WARRENTON — When Warrenton police officer Robert Wirt responded to a possible drug overdose outside the Mini Mart in late January, he saw a man laying on the ground, with the only sign of life his slow and shallow breaths.
If this had happened a little over a year ago, Wirt would have had to wait for a medic or firefighter to apply Narcan, a nasal spray that can reverse opioid overdoses.
But Wirt was able to grab his overdose kit and administer it himself. Two doses later, the 35-year-old man was revived.
The intervention marked the first use of Narcan by a Warrenton police officer since the department started carrying the medication.
At the time, Wirt wasn’t thinking about being the first of anything.
“To me, honestly, I was thinking this could be someone’s son, somebody’s dad, somebody’s brother,” he said. “And then the training just kicked in.”
Police Chief Mathew Workman wasn’t sure what to expect when the program started, but emergency calls like the one outside Mini Mart are exactly why officers have the kits.
“We fought for over a year to get a naloxone program started,” he said. ”A year and a month before we use our first dose, and it’s all worth it.”
The Warrenton Police Department is one in a growing number choosing to carry naloxone — known by the brand name, Narcan — in the wake of a national opioid epidemic.
Workman’s mission to get officers trained on how to use Narcan began a couple of years ago after a young man was found dead after taking a synthetic opioid.
The idea is to enable officers to act quickly in overdose situations where they are first on the scene. Carrying Narcan also helps protect officers when they are handling drugs like fentanyl — a synthetic opioid that, even in trace amounts, can make someone sick if they are exposed to it, Workman said.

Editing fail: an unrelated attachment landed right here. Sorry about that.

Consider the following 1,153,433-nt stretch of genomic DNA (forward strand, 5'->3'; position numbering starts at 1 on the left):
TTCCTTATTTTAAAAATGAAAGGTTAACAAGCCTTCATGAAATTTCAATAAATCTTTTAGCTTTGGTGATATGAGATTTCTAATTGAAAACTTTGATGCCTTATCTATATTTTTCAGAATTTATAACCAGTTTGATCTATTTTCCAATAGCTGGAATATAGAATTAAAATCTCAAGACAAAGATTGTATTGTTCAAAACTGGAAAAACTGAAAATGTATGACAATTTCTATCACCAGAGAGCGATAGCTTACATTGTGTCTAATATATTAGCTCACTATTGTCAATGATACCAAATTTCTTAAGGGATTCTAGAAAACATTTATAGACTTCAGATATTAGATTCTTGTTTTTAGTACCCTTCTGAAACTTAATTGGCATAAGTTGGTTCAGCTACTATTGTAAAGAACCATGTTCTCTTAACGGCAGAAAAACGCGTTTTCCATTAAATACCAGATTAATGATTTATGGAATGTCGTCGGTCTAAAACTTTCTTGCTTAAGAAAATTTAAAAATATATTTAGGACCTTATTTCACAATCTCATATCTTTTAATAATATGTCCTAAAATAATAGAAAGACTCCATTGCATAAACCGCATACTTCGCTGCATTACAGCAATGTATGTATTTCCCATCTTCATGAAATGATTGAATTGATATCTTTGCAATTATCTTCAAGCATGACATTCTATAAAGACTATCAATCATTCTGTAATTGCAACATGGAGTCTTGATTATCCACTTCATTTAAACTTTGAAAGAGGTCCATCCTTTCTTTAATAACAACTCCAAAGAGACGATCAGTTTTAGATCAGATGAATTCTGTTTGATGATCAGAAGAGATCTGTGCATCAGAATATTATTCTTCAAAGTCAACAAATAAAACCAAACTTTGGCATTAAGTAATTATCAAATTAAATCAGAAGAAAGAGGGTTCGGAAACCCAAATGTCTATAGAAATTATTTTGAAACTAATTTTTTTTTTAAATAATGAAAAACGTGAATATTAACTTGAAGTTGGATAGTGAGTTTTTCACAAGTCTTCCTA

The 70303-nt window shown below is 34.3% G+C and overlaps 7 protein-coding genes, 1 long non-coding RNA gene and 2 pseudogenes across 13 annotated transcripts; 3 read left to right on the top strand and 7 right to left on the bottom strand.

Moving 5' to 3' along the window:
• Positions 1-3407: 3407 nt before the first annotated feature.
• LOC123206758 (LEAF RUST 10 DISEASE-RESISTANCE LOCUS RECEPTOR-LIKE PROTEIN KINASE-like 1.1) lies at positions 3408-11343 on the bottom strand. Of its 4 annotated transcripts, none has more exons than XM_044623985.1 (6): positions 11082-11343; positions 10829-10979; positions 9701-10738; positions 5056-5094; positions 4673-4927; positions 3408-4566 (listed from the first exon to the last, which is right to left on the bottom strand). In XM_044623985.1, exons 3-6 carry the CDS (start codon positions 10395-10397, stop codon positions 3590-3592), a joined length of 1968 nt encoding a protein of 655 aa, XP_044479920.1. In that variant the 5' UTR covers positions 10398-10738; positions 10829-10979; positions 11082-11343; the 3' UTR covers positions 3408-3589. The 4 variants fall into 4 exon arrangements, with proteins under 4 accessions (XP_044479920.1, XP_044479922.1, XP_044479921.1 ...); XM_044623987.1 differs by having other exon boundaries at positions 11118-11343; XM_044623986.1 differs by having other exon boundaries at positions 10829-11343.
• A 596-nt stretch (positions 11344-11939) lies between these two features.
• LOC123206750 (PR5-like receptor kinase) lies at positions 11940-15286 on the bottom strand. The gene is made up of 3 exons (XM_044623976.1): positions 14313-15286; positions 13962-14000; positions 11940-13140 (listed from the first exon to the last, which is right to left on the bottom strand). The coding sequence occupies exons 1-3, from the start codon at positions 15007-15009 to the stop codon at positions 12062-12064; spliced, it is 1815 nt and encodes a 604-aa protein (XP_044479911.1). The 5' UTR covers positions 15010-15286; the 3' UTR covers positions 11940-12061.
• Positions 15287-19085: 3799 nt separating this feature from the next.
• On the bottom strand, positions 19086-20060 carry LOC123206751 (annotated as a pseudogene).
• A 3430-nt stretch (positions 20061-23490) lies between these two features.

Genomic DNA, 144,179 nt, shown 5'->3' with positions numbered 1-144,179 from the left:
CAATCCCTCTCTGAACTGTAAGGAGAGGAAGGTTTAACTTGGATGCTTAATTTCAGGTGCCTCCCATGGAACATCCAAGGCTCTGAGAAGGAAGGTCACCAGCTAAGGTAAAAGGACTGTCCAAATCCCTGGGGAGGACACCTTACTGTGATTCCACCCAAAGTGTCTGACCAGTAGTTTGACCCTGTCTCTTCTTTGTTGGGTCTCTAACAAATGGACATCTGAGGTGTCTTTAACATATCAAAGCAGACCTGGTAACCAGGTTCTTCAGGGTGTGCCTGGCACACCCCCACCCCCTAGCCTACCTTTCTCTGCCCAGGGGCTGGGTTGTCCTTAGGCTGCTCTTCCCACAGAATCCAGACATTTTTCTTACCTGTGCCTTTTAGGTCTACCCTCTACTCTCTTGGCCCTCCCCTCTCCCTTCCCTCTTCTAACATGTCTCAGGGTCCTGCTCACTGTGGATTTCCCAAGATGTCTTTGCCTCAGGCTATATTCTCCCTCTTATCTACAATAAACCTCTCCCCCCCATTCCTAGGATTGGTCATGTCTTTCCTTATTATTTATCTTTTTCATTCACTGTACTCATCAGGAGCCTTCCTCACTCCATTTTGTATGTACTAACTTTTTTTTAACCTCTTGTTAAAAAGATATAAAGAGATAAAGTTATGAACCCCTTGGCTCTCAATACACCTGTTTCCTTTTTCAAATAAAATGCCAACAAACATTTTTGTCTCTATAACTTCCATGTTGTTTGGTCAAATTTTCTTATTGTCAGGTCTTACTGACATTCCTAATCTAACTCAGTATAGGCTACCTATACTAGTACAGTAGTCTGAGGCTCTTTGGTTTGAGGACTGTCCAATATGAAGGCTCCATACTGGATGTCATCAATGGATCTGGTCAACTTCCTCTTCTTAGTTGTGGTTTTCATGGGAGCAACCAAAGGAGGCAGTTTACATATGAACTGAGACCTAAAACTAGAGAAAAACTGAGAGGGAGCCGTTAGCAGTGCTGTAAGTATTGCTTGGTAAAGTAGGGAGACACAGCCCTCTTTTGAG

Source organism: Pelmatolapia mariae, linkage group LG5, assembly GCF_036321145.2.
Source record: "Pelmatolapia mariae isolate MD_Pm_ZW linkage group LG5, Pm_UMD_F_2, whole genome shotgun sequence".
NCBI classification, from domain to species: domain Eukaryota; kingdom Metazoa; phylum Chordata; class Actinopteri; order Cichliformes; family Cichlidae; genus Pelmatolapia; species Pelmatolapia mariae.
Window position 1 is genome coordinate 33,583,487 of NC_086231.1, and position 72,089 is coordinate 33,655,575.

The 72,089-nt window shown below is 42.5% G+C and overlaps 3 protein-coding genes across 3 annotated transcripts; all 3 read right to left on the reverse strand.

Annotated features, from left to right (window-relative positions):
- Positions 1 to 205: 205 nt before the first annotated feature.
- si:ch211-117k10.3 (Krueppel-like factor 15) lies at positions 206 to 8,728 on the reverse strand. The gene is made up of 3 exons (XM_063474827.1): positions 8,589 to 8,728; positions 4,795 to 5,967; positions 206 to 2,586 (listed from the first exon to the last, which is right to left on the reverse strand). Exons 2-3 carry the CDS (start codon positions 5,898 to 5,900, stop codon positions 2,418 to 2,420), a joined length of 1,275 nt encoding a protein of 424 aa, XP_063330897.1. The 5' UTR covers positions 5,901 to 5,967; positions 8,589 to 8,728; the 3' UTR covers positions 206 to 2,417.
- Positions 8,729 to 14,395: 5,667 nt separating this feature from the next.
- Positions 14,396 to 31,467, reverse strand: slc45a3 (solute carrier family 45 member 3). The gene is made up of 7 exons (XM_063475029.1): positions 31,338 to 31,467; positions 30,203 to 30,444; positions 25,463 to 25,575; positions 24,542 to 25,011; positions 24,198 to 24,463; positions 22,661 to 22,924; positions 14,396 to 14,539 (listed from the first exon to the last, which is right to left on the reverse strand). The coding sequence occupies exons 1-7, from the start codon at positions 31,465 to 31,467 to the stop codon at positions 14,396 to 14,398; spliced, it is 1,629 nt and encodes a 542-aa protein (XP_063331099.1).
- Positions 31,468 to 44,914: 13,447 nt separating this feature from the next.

Across the country, some police departments have been concerned about taking on a job they perceive is better suited to medics.
But officers like Wirt prefer to have the tool available.
“It’s like pepper spray, or my gun, or my radio ... it’s just another tool that we have,” he said.
Workman is somewhat surprised that the department has only administered the medication one time.
“I expected to use it two or three times by now, but I guess that is also the benefit of living in an area with relatively fast Medix and fire response,” he said. “Sadly, I think we’ve had a few (overdose) situations where they weren’t called and we found them after.”
Other local police departments are also showing interest. Astoria is hoping to start a program similar to Warrenton’s by the end of the year, Deputy Police Chief Eric Halverson said.
Astoria police have felt overdoses have been handled effectively by the fire department, Halverson said.
But based on trends showing the benefits of early intervention and a discussion about naloxone at last month’s Oregon Association Chiefs of Police conference, the idea has been brought back to the forefront.
“Officers are often there before medical help,” Halverson said. “The more opportunities there are for intervention means there are more opportunities for someone to change their path.”
As Astoria looks to build a program, Warrenton faces the challenge of how to sustain it. The police department’s Narcan supply is set to expire in July, leaving the department to seek grant funding for new doses. Donations from a medical supplier could also help the department carry on another two years.
For Workman, it’s an investment worth making.
“(Addiction) is a beast that’s not easily conquered. Overdoses are often the catalyst to make changes. Other times it’s not,” the police chief said. “But human life is precious, and we need to try to do what we can to preserve it. How else do you make those decisions when someone’s barely breathing?”